AWS: “Free” SSL Certs

If you’re running your own web server in AWS EC2, then you’ll likely want to setup SSL for your site. This ordinarily means purchasing an SSL cert. There are some cheap providers on the market but generally you should expect a cert to cost you in the region of USD 50-100 per year for a “good” cert. For experimental projects this might be a cost you don’t want to pay, at least until you’re certain that there’s value in your site. You might also not want to have to purchase and manage SSL certs for each site you set up.

There’s a “trick” with AWS here which allows you to sidestep this issue, potentially indefinitely. If you put an Elastic Load Balancer in front of your EC2 instance then you can get a free SSL cert issued by Amazon. This of course means you must pay the cost for the load balancer. Unfortunately this means you’ll be paying close to USD 20 per month for a load balancer and that’s before the cost of it actually handling requests. So if you decide to leave your site up for a while then you should probably just buy an SSL cert 🙂

Note that this topic has been covered by others. I’m just using this blog as an excuse to type up some notes. The contents beyond here will largely be bullet points with little context. You’ll need some pre-existing AWS experience to use this else you might be a little lost


Pre-Condition: We will assume that you already have a HTTP web server running on an EC2 instance.

Step 1: Allocate Elastic IP to your EC2 Instance

This isn’t strictly necessary if you don’t plan to ever migrate your web server to another EC2 instance as EC2 IPs are permanent until you destroy the instance.

  • Go to EC2 dashboard
  • Go to Elastic IPs
  • Click “Allocate Elastic IP address”
  • Once created, select the IP and choose the action to associate the IP
  • Associate it with your EC2 instance

Note that you don’t get charged for elastic IPs unless you hold one and fail to associate it to a resource.

Step 2: Create the SSL Cert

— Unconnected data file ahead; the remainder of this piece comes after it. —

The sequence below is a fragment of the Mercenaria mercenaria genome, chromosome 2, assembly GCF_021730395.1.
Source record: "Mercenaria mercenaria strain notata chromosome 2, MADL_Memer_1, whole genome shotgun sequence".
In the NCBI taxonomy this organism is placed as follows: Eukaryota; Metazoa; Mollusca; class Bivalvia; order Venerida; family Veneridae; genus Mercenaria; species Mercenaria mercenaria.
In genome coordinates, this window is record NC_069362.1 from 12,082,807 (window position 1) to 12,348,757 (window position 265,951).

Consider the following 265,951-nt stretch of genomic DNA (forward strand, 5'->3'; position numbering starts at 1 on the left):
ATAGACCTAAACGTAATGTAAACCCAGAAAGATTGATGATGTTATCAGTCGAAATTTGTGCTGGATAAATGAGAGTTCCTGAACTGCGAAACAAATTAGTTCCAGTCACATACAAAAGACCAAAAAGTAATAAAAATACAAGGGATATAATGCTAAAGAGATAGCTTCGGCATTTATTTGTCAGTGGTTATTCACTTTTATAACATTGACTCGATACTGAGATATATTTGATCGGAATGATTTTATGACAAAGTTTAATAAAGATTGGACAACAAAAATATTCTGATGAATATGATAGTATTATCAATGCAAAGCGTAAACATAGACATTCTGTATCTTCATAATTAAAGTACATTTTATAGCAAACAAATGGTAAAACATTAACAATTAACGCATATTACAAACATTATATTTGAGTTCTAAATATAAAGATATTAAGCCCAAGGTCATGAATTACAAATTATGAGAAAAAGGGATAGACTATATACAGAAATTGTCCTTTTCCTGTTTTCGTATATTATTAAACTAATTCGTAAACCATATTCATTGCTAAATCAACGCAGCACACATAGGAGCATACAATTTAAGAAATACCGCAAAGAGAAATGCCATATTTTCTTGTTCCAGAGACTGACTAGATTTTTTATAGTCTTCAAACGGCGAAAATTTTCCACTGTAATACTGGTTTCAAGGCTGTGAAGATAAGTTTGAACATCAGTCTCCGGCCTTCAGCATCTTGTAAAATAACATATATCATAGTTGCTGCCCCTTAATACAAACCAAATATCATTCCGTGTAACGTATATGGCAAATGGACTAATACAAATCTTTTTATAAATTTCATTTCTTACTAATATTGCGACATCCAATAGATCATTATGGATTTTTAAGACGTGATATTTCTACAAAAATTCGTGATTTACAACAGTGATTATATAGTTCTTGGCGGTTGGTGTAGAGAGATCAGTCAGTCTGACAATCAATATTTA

• Go to ACM dashboard
  • Request a (public) certificate
  • Add domains
    • Likely you want to add both and
  • Choose DNS validation (better option IMO)
  • Go to your DNS manager
  • Add the CNAME records that AWS is looking for
  • Wait ⏳

Step 3: Create the load balancer

  • Go to EC2 dashboard
  • Go to Load Balancers
  • Create a HTTP HTTPS load balancer
  • Give it a name and ensure you have “internet-facing” selected (and probably IPv4)
  • Select HTTPS as the protocol (this is the listen protocol as opposed to the protocol you’re proxying to)
  • Choose some availability zones (don’t worry too much about this)
  • Choose your cert from ACM
  • Create a new security group and setup firewall rules to allow TCP 443
  • Create a target group
    • Instance
    • HTTP
    • Port 80 (probably, depending on what port your web server is listening on)
    • Health check can be any valid path on your server, but you might want to pick one which has a low overhead. Consider even just setting up something to respond with a 200 status
  • Register your web server as a target (on port 80)
    • N.B. You’ll only have one target in this simple case. For real world load balancers you’d have multiple targets

Step 4: Point your DNS to the load balancer

This is straightforward if you’re using Route53. My domains are registered with GoDaddy so these instructions reflect that.

  • Go to EC2 dashboard
  • Go to Load Balancers
  • Select your load balancer and look at the Description underneath
  • Copy the “DNS name”
  • Paste that into the CNAME record for www on your site
  • Wait ⏳

Note that this setup is a bit janky. You cannot point your apex A record to another CNAME (see here). This is why I’m using www. I haven’t figured out yet if there’s a clean way to handle this with GoDaddy + AWS Load Balancer. If there isn’t then transferring my DNS to AWS is probably the way to go. Note that GoDaddy’s site forwarding doesn’t seem to work well for me.

Leave a Reply

Your email address will not be published. Required fields are marked *